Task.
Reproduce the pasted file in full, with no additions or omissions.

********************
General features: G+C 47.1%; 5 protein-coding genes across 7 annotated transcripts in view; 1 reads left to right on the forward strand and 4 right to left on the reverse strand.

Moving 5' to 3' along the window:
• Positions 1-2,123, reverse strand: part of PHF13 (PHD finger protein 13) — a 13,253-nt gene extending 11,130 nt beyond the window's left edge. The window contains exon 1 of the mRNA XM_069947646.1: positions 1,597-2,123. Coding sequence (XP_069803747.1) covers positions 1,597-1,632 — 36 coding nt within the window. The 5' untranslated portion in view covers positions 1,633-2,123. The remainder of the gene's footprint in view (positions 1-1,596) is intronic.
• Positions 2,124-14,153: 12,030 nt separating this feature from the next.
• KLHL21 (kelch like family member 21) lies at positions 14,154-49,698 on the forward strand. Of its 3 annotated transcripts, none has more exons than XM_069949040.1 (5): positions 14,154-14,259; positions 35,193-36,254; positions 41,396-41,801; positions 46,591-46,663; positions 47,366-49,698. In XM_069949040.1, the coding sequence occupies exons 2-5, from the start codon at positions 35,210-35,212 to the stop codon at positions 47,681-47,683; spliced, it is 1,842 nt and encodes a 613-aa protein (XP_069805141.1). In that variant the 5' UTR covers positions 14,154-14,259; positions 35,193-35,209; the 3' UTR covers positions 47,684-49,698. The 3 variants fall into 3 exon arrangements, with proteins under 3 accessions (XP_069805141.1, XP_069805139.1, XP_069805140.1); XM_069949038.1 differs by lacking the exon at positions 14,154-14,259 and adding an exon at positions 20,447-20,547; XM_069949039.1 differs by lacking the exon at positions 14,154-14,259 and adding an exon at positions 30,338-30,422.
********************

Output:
General features: G+C 47.1%; 5 protein-coding genes across 7 annotated transcripts in view; 1 reads left to right on the forward strand and 4 right to left on the reverse strand.

Moving 5' to 3' along the window:
• Positions 1-2,123, reverse strand: part of PHF13 (PHD finger protein 13) — a 13,253-nt gene extending 11,130 nt beyond the window's left edge. The window contains exon 1 of the mRNA XM_069947646.1: positions 1,597-2,123. Coding sequence (XP_069803747.1) covers positions 1,597-1,632 — 36 coding nt within the window. The 5' untranslated portion in view covers positions 1,633-2,123. The remainder of the gene's footprint in view (positions 1-1,596) is intronic.
• Positions 2,124-14,153: 12,030 nt separating this feature from the next.
• KLHL21 (kelch like family member 21) lies at positions 14,154-49,698 on the forward strand. Of its 3 annotated transcripts, none has more exons than XM_069949040.1 (5): positions 14,154-14,259; positions 35,193-36,254; positions 41,396-41,801; positions 46,591-46,663; positions 47,366-49,698. In XM_069949040.1, the coding sequence occupies exons 2-5, from the start codon at positions 35,210-35,212 to the stop codon at positions 47,681-47,683; spliced, it is 1,842 nt and encodes a 613-aa protein (XP_069805141.1). In that variant the 5' UTR covers positions 14,154-14,259; positions 35,193-35,209; the 3' UTR covers positions 47,684-49,698. The 3 variants fall into 3 exon arrangements, with proteins under 3 accessions (XP_069805141.1, XP_069805139.1, XP_069805140.1); XM_069949038.1 differs by lacking the exon at positions 14,154-14,259 and adding an exon at positions 20,447-20,547; XM_069949039.1 differs by lacking the exon at positions 14,154-14,259 and adding an exon at positions 30,338-30,422.